PERTH (miningweekly.com) – Takeover target Atlas Iron has faced another tough quarter during the three months to June, with all-in sustaining costs outweighing the price for its ore.
Atlas on Thursday told shareholders that C1 cash costs for the period reached A$42/t, up from the A$41/t in the March quarter, while full cash costs remained stagnant at A$62/t.
The miner said that the C1 costs for the quarter increased as a result of increased haulage and port operating costs, which was driven by higher fuel prices.
Meanwhile, Atlas achieved an average price of A$59/t for its iron-ore, after option premiums and provisional pricing adjustments, which was in line with the price achieved during the March quarter.
Cash on hand at the end of the June quarter declined to A$56-million, from the A$64-million reported in the March quarter, with the miner also transferring its A$14-million in the reserve account to cash at hand, prior to the end of the quarter.
Atlas told shareholders that its cash position was adversely affected by negative operating margins on its iron-ore business, as well as the payment of a A$3.12-million break fee to fellow listed Mineral Resources, after a failed takeover attempt. The timing of shipments late in the month also increased working capital drawdown, the miner said.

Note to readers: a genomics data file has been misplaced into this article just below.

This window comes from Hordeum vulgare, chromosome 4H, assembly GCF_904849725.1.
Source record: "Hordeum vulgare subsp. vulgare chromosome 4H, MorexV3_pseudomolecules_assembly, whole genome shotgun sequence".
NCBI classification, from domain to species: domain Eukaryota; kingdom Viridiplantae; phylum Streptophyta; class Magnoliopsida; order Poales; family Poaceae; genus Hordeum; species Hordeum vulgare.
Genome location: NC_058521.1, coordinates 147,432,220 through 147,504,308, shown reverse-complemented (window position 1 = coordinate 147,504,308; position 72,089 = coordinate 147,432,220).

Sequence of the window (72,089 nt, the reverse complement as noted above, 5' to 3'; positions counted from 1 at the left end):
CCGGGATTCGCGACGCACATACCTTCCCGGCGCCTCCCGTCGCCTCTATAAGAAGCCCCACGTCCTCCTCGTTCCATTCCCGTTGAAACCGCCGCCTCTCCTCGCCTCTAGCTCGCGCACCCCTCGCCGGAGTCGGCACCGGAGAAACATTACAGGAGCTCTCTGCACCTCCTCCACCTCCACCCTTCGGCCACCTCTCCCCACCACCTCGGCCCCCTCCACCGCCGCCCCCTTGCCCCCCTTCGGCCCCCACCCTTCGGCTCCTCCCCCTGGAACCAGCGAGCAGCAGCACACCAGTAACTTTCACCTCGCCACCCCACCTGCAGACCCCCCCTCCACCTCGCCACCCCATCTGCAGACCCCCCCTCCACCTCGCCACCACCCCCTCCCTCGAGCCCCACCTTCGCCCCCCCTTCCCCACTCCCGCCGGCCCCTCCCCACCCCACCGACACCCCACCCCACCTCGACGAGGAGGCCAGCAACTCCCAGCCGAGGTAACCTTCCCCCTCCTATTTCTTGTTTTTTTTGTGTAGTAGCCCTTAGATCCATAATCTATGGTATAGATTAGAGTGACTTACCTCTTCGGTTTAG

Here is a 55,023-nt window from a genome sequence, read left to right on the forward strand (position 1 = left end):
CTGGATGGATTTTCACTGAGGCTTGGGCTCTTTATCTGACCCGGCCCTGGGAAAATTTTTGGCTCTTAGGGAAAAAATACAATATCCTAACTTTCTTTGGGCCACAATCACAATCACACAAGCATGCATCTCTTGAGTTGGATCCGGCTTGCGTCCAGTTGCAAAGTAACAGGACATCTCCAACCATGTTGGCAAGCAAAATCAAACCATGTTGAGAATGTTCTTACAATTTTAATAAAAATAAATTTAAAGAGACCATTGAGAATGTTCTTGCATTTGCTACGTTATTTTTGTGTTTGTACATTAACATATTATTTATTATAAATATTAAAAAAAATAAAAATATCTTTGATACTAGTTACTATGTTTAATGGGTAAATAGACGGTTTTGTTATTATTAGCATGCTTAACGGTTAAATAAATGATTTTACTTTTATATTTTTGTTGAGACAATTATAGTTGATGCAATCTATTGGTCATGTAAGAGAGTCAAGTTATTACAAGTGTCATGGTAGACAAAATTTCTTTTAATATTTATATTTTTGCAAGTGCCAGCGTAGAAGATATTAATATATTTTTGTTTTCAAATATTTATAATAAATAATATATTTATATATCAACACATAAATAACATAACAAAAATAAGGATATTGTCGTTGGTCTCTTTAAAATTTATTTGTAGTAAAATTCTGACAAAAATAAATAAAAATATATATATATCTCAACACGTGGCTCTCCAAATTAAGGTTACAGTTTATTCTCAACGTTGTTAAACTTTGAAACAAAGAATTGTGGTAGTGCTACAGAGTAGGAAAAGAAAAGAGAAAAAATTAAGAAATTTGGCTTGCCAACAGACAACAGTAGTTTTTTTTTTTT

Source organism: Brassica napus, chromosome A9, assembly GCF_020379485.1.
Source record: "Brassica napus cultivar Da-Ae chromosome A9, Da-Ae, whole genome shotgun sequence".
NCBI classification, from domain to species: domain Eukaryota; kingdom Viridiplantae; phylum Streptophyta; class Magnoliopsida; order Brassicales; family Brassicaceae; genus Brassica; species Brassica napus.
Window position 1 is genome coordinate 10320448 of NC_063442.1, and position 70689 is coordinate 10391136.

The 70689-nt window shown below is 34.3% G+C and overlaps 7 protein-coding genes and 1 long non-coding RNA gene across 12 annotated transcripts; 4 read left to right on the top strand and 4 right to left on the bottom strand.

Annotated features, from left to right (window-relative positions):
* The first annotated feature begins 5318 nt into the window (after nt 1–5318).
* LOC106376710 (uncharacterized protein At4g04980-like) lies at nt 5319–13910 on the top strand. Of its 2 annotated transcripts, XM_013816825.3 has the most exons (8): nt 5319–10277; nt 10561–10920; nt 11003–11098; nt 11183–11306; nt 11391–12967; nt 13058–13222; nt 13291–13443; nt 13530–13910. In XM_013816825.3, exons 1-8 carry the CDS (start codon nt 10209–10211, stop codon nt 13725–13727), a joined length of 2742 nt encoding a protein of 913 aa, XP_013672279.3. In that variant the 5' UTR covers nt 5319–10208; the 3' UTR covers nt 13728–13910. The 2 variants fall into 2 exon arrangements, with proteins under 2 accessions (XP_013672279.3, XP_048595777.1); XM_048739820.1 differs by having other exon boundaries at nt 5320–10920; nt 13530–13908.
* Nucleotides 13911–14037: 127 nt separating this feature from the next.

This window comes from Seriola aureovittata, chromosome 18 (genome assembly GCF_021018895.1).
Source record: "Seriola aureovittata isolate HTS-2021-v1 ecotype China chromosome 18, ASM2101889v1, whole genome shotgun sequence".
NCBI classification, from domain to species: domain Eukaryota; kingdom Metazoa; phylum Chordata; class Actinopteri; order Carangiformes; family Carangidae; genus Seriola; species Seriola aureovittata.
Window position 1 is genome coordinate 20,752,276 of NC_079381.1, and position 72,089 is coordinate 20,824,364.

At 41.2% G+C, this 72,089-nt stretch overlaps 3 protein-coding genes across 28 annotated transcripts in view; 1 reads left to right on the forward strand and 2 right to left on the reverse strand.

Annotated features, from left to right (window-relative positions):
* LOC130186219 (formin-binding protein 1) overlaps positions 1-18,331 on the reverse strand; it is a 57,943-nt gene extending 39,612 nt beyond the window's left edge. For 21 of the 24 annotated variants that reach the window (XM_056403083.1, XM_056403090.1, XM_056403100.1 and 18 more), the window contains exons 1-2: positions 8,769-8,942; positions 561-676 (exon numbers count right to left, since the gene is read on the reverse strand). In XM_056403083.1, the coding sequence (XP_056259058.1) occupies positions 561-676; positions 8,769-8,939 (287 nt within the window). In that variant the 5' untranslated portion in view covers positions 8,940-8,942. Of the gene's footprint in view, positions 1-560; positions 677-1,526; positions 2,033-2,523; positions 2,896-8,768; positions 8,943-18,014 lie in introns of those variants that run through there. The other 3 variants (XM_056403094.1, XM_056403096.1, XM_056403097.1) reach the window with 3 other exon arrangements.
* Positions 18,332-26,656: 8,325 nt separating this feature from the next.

The miner has warned shareholders of a non-cash impairment of between A$75-million and A$100-million for the 2018 financial year, due to the challenging market conditions.
Atlas on Thursday reported that it had shipped 2.1-million tonnes of ore during the June quarter, consisting of 1-million tonnes of fines and 1.1-million tonnes of lump. This compared with the 2-million tonnes shipped in the March quarter of this year.
The company has previously said that it would suspend iron-ore crushing at the Mt Dove operation, in the Pilbara, and reduce the mining rate at its Mt Webber operation to seven-million tonnes a year, on the back of challenging market conditions.
Atlas noted that it would seek to ramp-up iron-ore production with a short lead-time, if economics permitted.